Medically reviewed by Drugs.com. Last updated on Jun 18, 2020.
(bay ta METH a sone)
- Betamet Acet/Betamet Na pH
- Betamethasone Acetate
- Betamethasone Sod Phos/Acetate
- Betamethasone Sodium Phosphate
Excipient information presented when available (limited, particularly for generics); consult specific product labeling.
BSP 0820: Betamethasone sodium phosphate 3 mg and betamethasone acetate 3 mg per 1 mL [contains benzalkonium chloride, disodium edta]
Pod-Care 100C: Betamethasone sodium phosphate 3 mg and betamethasone acetate 3 mg per 1 mL [contains benzalkonium chloride, disodium edta]
ReadySharp Betamethasone: Betamethasone sodium phosphate 3 mg and betamethasone acetate 3 mg per 1 mL [contains benzalkonium chloride, disodium edta]
Celestone Soluspan: Betamethasone sodium phosphate 3 mg and betamethasone acetate 3 mg per 1 mL (5 mL) [contains benzalkonium chloride, edetate disodium]
Generic: Betamethasone sodium phosphate 3 mg and betamethasone acetate 3 mg per 1 mL (5 mL)
Brand Names: U.S.
- BSP 0820
- Celestone Soluspan
- Pod-Care 100C
- ReadySharp Betamethasone
- Corticosteroid, Systemic
Controls the rate of protein synthesis; depresses the migration of polymorphonuclear leukocytes, fibroblasts; reverses capillary permeability and lysosomal stabilization at the cellular level to prevent or control inflammation
Hepatic (Peterson 1983)
Urine (<5% as unchanged drug) (Peterson 1983)
Time to Peak
Serum: IV: 10 to 36 minutes (Peterson 1983)
6.5 hours (Peterson 1983)
64% (Peterson 1983)
Use: Labeled Indications
Allergic states: Control of severe or incapacitating allergic conditions intractable to adequate trials of conventional treatment in asthma, atopic dermatitis, contact dermatitis, drug hypersensitivity reactions, perennial or seasonal allergic rhinitis, serum sickness, transfusion reactions
Dermatologic diseases: Bullous dermatitis herpetiformis, exfoliative erythroderma, mycosis fungoides, pemphigus, severe erythema multiforme (Stevens-Johnson syndrome)
Endocrine disorders: Congenital adrenal hyperplasia, hypercalcemia associated with cancer, nonsuppurative thyroiditis. Note: Hydrocortisone or cortisone is the drug of choice in primary or secondary adrenocortical insufficiency. Synthetic analogs may be used in conjunction with mineralocorticoids where applicable; in infancy mineralocorticoid supplementation is of particular importance
Gastrointestinal diseases: During acute episodes in regional enteritis and ulcerative colitis
Hematologic disorders: Acquired (autoimmune) hemolytic anemia, Diamond-Blackfan anemia, pure red cell aplasia, selected cases of secondary thrombocytopenia
Neoplastic diseases: Palliative management of leukemias and lymphomas
Nervous system: Acute exacerbations of multiple sclerosis; cerebral edema associated with primary or metastatic brain tumor or craniotomy. Note: Treatment guidelines recommend the use of high-dose IV or oral methylprednisolone for acute exacerbations of multiple sclerosis (AAN [Scott 2011]; NICE 2014).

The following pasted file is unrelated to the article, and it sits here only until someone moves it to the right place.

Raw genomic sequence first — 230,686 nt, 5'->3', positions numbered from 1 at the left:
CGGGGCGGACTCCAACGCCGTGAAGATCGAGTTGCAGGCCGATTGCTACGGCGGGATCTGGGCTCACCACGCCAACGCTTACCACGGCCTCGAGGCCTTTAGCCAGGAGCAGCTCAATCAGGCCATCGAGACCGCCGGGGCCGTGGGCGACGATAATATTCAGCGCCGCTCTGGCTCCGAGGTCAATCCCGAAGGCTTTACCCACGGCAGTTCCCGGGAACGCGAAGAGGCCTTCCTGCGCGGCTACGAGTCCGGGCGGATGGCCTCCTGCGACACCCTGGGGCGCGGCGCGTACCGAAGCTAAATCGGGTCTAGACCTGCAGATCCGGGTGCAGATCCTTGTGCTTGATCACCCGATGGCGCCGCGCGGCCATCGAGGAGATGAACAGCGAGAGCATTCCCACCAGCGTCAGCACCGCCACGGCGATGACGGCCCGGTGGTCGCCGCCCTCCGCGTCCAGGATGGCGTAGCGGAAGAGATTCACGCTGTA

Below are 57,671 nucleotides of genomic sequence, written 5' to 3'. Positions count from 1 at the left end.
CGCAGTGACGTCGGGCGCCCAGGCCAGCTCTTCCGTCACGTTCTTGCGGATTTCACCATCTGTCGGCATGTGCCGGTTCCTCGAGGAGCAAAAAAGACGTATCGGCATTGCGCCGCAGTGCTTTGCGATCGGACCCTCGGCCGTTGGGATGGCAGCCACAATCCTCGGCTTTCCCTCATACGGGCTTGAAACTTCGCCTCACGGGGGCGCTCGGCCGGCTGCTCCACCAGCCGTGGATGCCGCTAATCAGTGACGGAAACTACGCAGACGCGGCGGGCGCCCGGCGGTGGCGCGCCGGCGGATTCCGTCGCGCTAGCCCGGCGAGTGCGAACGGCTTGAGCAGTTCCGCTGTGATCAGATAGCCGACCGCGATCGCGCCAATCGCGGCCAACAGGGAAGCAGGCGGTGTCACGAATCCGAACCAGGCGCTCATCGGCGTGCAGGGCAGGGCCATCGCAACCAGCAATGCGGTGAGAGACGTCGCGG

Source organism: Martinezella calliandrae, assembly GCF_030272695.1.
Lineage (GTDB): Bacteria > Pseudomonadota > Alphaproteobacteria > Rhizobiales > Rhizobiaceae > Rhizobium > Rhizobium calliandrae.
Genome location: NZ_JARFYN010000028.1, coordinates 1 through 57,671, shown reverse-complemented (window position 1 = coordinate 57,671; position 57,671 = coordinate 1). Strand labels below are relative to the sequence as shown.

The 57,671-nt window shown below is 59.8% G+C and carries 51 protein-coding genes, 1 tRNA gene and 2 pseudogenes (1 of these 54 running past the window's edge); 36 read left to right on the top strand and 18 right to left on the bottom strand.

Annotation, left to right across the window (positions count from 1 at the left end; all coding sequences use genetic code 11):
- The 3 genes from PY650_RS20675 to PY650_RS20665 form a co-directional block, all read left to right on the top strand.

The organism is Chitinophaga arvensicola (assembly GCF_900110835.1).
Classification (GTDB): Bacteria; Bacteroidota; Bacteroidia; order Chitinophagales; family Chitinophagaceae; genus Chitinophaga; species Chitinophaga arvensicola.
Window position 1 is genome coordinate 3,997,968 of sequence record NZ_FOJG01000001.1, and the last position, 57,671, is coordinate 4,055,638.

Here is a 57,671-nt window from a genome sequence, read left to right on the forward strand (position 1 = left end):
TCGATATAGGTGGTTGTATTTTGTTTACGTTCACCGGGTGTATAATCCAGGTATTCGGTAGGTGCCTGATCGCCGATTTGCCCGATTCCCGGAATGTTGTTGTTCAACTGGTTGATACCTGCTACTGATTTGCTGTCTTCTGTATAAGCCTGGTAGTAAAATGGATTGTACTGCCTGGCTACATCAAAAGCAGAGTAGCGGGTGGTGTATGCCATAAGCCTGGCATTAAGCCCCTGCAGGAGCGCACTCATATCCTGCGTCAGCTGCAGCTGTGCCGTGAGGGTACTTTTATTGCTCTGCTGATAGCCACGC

Ophthalmic diseases: Sympathetic ophthalmia, temporal arteritis, uveitis and ocular inflammatory conditions unresponsive to topical corticosteroids
Renal diseases: To induce diuresis or remission of proteinuria in idiopathic nephrotic syndrome or that due to lupus erythematosus
Respiratory diseases: Berylliosis, fulminating or disseminated pulmonary tuberculosis when used concurrently with appropriate antituberculous chemotherapy, idiopathic eosinophilic pneumonias, symptomatic sarcoidosis
Rheumatic disorders: Adjunctive therapy for short-term administration in acute gout flares; acute rheumatic carditis; ankylosing spondylitis; psoriatic arthritis; rheumatoid arthritis, including juvenile rheumatoid arthritis (selected cases may require low-dose maintenance therapy); treatment of dermatomyositis, polymyositis, and systemic lupus erythematosus.
Miscellaneous: Trichinosis with neurologic or myocardial involvement, tuberculous meningitis with subarachnoid block or impending block when used with appropriate antituberculous chemotherapy
Intra-articular or soft tissue administration:
Adjunctive therapy for short-term administration in acute gout flares, acute and subacute bursitis, acute nonspecific tenosynovitis, epicondylitis, rheumatoid arthritis, synovitis of osteoarthritis
Treatment of alopecia areata; discoid lupus erythematosus; keloids; localized hypertrophic, infiltrated, inflammatory lesions of granuloma annulare, lichen planus, lichen simplex chronicus (neurodermatitis), and psoriatic plaques; necrobiosis lipoidica diabeticorum
Off Label Uses
Accelerate fetal lung maturation
According to systematic reviews of randomized controlled trials using betamethasone or dexamethasone, evidence supports the use of a single course of antenatal corticosteroids to accelerate fetal lung maturation in women at risk for preterm delivery, with no clear advantages found regarding use of one corticosteroid over another [Brownfoot 2013], [Roberts 2017].
Based on the American Congress of Obstetricians and Gynecologists (ACOG) practice bulletin for the management of premature rupture of membranes or preterm labor, the antenatal use of corticosteroids (eg, betamethasone) to accelerate fetal lung maturation is effective and recommended [ACOG 171 2016], [ACOG 217 2020], [ACOG 713 2017].
Hypersensitivity to any component of the formulation; IM administration contraindicated in immune thrombocytopenia (formerly known as idiopathic thrombocytopenic purpura).
Canadian labeling: Additional contraindications (not in US labeling): Herpes simplex of the eye; systemic fungal infections; vaccinia; cerebral malaria; use in areas with local infection.
Documentation of allergenic cross-reactivity for glucocorticoids is limited. However, because of similarities in chemical structure and/or pharmacologic actions, the possibility of cross-sensitivity cannot be ruled out with certainty.
Note: Dosages expressed as combined amount of betamethasone sodium phosphate and betamethasone acetate; 1 mg is equivalent to betamethasone sodium phosphate 0.5 mg and betamethasone acetate 0.5 mg.